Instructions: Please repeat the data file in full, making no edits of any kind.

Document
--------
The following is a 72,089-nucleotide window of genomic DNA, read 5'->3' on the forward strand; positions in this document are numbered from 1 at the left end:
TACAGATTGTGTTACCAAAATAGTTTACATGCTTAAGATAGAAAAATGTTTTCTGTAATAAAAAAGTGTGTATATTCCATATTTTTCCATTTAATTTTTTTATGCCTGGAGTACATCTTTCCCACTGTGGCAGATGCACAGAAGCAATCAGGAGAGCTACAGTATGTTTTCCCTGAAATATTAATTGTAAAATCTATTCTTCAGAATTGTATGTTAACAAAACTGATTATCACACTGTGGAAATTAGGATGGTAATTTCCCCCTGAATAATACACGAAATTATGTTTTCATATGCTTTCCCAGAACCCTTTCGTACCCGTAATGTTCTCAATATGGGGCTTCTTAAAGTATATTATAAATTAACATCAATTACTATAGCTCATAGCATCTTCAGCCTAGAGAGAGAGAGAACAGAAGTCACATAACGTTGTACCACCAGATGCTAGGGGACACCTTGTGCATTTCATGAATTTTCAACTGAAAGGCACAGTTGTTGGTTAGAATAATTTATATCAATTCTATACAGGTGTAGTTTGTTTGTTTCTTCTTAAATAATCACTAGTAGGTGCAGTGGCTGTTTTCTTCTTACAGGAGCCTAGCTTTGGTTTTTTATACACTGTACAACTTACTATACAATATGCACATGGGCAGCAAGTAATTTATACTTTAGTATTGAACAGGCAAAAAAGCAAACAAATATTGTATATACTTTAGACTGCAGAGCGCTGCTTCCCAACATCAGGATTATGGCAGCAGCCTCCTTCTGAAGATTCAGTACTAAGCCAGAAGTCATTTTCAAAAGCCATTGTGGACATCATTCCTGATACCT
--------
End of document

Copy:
The following is a 72,089-nucleotide window of genomic DNA, read 5'->3' on the forward strand; positions in this document are numbered from 1 at the left end:
TACAGATTGTGTTACCAAAATAGTTTACATGCTTAAGATAGAAAAATGTTTTCTGTAATAAAAAAGTGTGTATATTCCATATTTTTCCATTTAATTTTTTTATGCCTGGAGTACATCTTTCCCACTGTGGCAGATGCACAGAAGCAATCAGGAGAGCTACAGTATGTTTTCCCTGAAATATTAATTGTAAAATCTATTCTTCAGAATTGTATGTTAACAAAACTGATTATCACACTGTGGAAATTAGGATGGTAATTTCCCCCTGAATAATACACGAAATTATGTTTTCATATGCTTTCCCAGAACCCTTTCGTACCCGTAATGTTCTCAATATGGGGCTTCTTAAAGTATATTATAAATTAACATCAATTACTATAGCTCATAGCATCTTCAGCCTAGAGAGAGAGAGAACAGAAGTCACATAACGTTGTACCACCAGATGCTAGGGGACACCTTGTGCATTTCATGAATTTTCAACTGAAAGGCACAGTTGTTGGTTAGAATAATTTATATCAATTCTATACAGGTGTAGTTTGTTTGTTTCTTCTTAAATAATCACTAGTAGGTGCAGTGGCTGTTTTCTTCTTACAGGAGCCTAGCTTTGGTTTTTTATACACTGTACAACTTACTATACAATATGCACATGGGCAGCAAGTAATTTATACTTTAGTATTGAACAGGCAAAAAAGCAAACAAATATTGTATATACTTTAGACTGCAGAGCGCTGCTTCCCAACATCAGGATTATGGCAGCAGCCTCCTTCTGAAGATTCAGTACTAAGCCAGAAGTCATTTTCAAAAGCCATTGTGGACATCATTCCTGATACCT